OpenID is a very popular form of trusted identity management that allows users to manage their identity through a single trusted provider. This convenient feature provides users with the security of storing their password and personal information with the trusted OpenID provider, optionally disclosing this personal information upon request. Additionally, the OpenID-enabled website can have confidence that the users providing OpenID credentials is who they say they are.
In this article by Peter Mularien, author of the book Spring Security 3, we will:
- Learn to set up our own OpenID in less than five minutes
- Configure the JBCP Pets website with a very rapid implementation of OpenID
- Learn the conceptual architecture of OpenID and how it provides your site with trustworthy user access
- Implement OpenID-based user registration
- Experiment with OpenID attribute exchange for user profile functionality
This article by Timi Ogunjobi, author of Joomla! 1.5 Site Blueprints, covers basic details about installing and configuring Joomla! for use on both local and remote servers. This article also contains information about where to obtain essential resources for learning, using, and optimizing Joomla!Read Installing and Configuring Joomla! on Local and Remote Servers in full
There are a number of electronic portfolios (e-portfolios) available to work with Moodle and they range in complexity and functionality. As they are a very personal thing, this article will try to give an overview of the most popular portfolios and a review of their main features in terms of supplementing Design Technology courses, as well as some examples of how they might be used to best effect.
In this article by Paul Taylor, author of the book Moodle 1.9 for Design and Technology, we will look at three popular portfolio applications:
Themes are among the most powerful features that can be used to customize a web site, especially in Plone. Using custom themes can help you brand your site for a particular corporate image; it ensures standards compliance and creates easily navigable layouts. But most Plone users still continue to use default themes as developing and deploying themes that are flexible and easily maintainable is not always straightforward.
In the article by Veda Williams, author of Plone 3 Theming, we will learn :
- About the theme
- Creating a theme product
- Altering the theme product's structure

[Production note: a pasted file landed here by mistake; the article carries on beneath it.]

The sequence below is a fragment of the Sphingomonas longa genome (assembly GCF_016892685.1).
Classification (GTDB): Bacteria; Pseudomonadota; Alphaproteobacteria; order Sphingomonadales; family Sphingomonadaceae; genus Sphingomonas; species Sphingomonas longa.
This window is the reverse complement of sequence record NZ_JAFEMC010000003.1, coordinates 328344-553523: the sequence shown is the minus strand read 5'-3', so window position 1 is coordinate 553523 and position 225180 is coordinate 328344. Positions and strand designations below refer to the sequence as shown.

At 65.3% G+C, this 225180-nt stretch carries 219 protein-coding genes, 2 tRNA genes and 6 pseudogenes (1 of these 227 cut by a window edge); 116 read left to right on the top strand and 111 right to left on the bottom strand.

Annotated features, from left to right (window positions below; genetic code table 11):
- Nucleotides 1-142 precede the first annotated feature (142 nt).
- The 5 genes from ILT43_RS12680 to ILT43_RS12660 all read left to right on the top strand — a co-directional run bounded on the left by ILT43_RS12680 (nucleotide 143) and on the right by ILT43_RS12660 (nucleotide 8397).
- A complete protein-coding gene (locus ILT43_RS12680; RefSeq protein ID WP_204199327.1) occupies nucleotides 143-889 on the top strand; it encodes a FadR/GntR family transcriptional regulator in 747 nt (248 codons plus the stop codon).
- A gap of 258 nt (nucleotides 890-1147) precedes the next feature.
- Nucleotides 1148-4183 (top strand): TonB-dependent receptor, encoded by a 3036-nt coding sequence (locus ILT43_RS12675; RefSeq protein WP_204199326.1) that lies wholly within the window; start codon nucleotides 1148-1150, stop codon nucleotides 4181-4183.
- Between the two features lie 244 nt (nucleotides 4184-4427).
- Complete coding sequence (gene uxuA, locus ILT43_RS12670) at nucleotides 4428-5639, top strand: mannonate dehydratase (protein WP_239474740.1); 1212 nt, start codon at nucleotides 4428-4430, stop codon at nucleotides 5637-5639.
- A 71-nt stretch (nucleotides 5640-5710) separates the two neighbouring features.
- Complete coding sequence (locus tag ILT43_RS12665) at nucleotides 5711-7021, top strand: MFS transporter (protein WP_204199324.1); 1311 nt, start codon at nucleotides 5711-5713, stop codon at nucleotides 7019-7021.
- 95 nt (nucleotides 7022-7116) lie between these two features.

- Installing the theme product
- Adjusting web site content to support the design
This article by Erik Rose, author of the book Plone 3 for Education, is a crash course in Plone 3 theme creation. After untangling Plone's confusing theming situation, we walk you through the development of a skeletal theme.Read Plone 3 Themes in full
Bad news is always good news for the press. This is why Vaughan Pyre has decided to take advantage of this fact and creates a website that will aggregate bad news and weird happenings from all over the world. In this article by Timi Ogunjobi, author of Joomla! 1.5 Site Blueprints, the content of the site will be entirely derived from Really Simple Syndication (RSS) feeds from several sources (each feed being automatically fetched and its items displayed on the website).
Weird Hap'nins requirements will be the need to:
- Get external feed sources and allocate them to menu links on the website
- Create the means to automatically fetch and display article items located in the feeds
- Display the latest content from all feed sources on the front page
Cognos Report Studio is widely used for creating and managing business reports in medium to large companies. It is simple enough for any business analyst, power user, or developer to pick up and start developing basic reports. However, when it comes to developing more sophisticated, fully functional business reports for wider audiences, report authors will need guidance.
In this article, by Abhishek Sanghani, author of IBM Cognos 8 Report Studio Cookbook, we will show you that even though macros are often considered a Framework Modeler's tool, they can be used within Report Studio as well. These recipes will show you some very useful macros around security, string manipulation, and prompting.Read Use of macros in IBM Cognos 8 Report Studio in full
Spring Python takes the concepts of the Spring Framework and Spring Security, and brings them to the world of Python. It isn't a simple line-by-line port of the code. Instead, it takes some powerful ideas that were discovered in the realm of Java, and pragmatically applies them in the world of Python.
Spring (Java) provides many simple, easy-to-use functional parts to assemble applications instead of a monolithic framework to extend. Spring Python uses this same approach. This means we can use as little or as much Spring Python as we need to get the job done for each Python application.